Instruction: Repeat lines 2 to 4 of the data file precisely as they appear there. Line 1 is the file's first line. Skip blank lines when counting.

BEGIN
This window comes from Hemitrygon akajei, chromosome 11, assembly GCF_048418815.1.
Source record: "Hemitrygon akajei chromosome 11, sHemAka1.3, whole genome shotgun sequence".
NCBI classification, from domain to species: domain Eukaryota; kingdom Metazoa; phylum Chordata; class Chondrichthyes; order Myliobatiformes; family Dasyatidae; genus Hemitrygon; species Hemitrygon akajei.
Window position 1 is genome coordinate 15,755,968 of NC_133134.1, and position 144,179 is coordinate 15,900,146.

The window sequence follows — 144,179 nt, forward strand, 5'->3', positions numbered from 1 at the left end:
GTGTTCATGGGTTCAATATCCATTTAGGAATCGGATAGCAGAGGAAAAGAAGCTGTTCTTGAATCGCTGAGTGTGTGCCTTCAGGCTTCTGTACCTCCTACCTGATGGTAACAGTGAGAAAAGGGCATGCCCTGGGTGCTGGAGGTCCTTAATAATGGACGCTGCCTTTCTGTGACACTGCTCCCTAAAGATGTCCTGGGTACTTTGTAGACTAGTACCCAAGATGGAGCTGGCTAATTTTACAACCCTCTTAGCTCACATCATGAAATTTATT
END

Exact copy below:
Source record: "Hemitrygon akajei chromosome 11, sHemAka1.3, whole genome shotgun sequence".
NCBI classification, from domain to species: domain Eukaryota; kingdom Metazoa; phylum Chordata; class Chondrichthyes; order Myliobatiformes; family Dasyatidae; genus Hemitrygon; species Hemitrygon akajei.
Window position 1 is genome coordinate 15,755,968 of NC_133134.1, and position 144,179 is coordinate 15,900,146.